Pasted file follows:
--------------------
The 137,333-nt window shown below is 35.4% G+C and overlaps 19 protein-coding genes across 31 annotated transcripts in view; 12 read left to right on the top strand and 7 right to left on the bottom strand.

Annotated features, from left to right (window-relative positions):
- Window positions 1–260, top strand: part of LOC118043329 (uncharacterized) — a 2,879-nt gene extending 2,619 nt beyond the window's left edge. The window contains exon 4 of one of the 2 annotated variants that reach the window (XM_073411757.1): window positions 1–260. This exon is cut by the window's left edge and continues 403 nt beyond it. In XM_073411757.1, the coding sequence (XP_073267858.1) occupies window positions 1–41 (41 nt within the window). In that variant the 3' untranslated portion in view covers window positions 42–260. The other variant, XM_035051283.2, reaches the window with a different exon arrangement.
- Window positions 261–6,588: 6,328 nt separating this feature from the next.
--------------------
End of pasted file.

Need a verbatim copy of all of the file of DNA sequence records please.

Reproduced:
The 137,333-nt window shown below is 35.4% G+C and overlaps 19 protein-coding genes across 31 annotated transcripts in view; 12 read left to right on the top strand and 7 right to left on the bottom strand.

Annotated features, from left to right (window-relative positions):
- Window positions 1–260, top strand: part of LOC118043329 (uncharacterized) — a 2,879-nt gene extending 2,619 nt beyond the window's left edge. The window contains exon 4 of one of the 2 annotated variants that reach the window (XM_073411757.1): window positions 1–260. This exon is cut by the window's left edge and continues 403 nt beyond it. In XM_073411757.1, the coding sequence (XP_073267858.1) occupies window positions 1–41 (41 nt within the window). In that variant the 3' untranslated portion in view covers window positions 42–260. The other variant, XM_035051283.2, reaches the window with a different exon arrangement.
- Window positions 261–6,588: 6,328 nt separating this feature from the next.